Over 1,000 people braved pouring rain to attend the annual vigil against hate crimes in Trafalgar Square, London, last Saturday.
Speakers condemned violence against LGBT people, disabled people, ethnic minorities and women.
Stuart Milk, nephew of murdered gay US politician Harvey Milk, spoke movingly about the effect on him of his uncle’s death, at a time when he was just coming to terms with his own sexuality.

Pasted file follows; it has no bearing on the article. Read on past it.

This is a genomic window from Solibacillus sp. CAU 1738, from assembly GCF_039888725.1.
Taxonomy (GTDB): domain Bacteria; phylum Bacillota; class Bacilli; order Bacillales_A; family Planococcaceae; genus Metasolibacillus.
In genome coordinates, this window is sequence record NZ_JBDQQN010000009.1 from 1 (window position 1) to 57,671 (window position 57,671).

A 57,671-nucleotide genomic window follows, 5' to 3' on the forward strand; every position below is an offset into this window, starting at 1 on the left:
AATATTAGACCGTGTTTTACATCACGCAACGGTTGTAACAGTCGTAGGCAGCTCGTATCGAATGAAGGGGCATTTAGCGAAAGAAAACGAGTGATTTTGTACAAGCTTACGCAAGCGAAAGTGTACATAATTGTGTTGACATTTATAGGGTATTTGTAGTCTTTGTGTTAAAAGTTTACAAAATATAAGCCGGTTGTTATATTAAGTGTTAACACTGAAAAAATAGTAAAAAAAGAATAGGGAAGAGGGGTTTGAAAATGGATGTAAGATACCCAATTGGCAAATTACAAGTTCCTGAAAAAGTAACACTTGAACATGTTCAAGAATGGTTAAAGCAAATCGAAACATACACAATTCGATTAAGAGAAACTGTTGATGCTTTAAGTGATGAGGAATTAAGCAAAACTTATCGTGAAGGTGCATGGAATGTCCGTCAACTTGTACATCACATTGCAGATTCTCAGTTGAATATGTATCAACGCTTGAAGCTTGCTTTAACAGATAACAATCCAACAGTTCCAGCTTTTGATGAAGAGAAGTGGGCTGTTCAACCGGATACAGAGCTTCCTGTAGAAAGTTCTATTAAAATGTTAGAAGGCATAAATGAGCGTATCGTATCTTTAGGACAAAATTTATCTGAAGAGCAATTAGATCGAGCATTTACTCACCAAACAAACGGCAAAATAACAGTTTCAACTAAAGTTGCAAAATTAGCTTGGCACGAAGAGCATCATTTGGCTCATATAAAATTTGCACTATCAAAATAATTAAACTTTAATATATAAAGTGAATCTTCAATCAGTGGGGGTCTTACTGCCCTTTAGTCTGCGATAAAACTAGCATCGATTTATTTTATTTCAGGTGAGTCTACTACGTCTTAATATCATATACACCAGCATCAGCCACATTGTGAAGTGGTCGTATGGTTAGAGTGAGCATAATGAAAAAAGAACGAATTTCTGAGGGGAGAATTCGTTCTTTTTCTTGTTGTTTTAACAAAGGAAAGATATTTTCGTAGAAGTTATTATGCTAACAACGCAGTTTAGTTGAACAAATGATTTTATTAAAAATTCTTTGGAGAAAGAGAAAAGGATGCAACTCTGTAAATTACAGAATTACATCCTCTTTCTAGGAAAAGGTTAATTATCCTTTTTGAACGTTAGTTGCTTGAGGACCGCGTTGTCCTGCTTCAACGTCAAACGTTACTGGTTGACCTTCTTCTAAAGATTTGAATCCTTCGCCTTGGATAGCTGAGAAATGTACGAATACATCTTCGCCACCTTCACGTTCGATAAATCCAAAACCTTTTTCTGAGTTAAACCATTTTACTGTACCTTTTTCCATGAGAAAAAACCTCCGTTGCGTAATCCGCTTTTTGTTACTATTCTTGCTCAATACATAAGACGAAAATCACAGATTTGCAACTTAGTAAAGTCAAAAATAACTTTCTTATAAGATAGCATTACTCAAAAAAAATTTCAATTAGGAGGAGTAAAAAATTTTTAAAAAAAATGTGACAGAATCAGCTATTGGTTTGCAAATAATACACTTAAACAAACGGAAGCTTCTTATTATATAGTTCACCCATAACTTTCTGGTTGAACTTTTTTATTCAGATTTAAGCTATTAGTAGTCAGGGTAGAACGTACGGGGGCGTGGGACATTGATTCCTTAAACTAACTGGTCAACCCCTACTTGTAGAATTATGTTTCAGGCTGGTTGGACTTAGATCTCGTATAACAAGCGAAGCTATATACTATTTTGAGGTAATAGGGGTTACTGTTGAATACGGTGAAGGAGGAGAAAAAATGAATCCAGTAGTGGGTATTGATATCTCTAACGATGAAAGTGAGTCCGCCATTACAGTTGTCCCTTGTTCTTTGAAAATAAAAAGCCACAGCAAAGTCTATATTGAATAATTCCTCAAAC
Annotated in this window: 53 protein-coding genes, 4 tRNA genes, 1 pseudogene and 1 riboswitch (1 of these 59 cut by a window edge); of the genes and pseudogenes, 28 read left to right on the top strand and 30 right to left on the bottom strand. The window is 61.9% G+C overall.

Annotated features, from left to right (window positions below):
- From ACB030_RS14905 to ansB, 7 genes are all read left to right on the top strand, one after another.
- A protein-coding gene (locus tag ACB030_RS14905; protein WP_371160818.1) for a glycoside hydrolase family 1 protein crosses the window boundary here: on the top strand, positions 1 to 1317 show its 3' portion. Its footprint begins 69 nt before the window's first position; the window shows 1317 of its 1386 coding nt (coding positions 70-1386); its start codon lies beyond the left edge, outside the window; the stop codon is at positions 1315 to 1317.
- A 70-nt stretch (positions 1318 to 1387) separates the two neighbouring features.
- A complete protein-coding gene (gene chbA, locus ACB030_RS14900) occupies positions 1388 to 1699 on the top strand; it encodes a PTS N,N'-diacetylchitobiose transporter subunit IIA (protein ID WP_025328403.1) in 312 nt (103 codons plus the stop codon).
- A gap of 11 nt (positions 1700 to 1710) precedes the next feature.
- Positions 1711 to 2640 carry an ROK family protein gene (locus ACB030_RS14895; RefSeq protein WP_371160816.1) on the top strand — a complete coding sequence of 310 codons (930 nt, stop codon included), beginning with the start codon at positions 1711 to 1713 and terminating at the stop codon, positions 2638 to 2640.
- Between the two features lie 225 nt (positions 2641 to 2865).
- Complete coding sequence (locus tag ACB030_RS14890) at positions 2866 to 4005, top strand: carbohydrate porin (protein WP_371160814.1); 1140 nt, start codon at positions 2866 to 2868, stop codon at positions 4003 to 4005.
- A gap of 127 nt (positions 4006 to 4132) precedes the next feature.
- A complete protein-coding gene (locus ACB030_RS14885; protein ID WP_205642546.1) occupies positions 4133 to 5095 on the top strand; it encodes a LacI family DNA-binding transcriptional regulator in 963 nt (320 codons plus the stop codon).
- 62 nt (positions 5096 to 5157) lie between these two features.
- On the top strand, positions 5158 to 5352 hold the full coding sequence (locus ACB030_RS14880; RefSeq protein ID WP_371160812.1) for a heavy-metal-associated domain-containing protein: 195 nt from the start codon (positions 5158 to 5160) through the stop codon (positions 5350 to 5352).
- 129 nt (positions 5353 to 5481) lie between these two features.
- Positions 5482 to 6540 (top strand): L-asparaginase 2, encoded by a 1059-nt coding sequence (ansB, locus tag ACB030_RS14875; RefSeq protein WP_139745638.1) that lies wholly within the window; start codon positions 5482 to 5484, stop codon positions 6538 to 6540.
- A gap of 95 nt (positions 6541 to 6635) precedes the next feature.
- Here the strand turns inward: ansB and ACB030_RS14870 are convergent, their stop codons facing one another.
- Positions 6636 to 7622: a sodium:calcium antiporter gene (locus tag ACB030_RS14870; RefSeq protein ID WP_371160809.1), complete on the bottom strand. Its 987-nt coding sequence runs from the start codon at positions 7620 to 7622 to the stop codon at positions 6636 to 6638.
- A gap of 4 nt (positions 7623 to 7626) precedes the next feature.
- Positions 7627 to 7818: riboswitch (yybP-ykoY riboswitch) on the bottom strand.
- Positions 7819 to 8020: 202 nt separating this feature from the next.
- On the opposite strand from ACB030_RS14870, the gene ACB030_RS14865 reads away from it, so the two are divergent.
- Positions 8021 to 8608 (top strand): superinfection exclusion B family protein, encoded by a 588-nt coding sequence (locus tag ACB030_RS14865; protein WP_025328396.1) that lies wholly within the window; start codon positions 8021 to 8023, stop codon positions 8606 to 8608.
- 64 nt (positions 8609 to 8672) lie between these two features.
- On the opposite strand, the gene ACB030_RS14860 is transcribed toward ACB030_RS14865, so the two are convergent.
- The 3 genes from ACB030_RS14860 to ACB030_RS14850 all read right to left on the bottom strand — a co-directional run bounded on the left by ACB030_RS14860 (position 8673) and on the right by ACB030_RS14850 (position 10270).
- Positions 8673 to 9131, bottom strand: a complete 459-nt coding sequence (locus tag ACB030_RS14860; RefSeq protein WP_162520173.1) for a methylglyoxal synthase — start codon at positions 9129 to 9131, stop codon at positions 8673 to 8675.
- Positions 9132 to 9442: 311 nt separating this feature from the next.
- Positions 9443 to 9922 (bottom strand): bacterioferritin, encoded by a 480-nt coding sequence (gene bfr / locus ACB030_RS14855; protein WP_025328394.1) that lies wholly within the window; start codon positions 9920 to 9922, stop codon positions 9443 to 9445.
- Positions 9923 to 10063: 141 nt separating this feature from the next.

Alan Bailey of the National Union of Students won enthusiastic applause when he told the crowd, “If you attack one of us, you attack all of us. We will fight back, and we will win.”
Government equality minister Lynne Featherstone spoke, and a message of support from David Cameron was read out.
But for all their claims to support LGBT people, Con-Dem cuts are hitting LGBT charities.
Galop, London’s leading LGBT organisation fighting hate crime, faces what they describe as “huge cuts”.
Homelessness services and projects to stop homophobic bullying in schools are also under threat.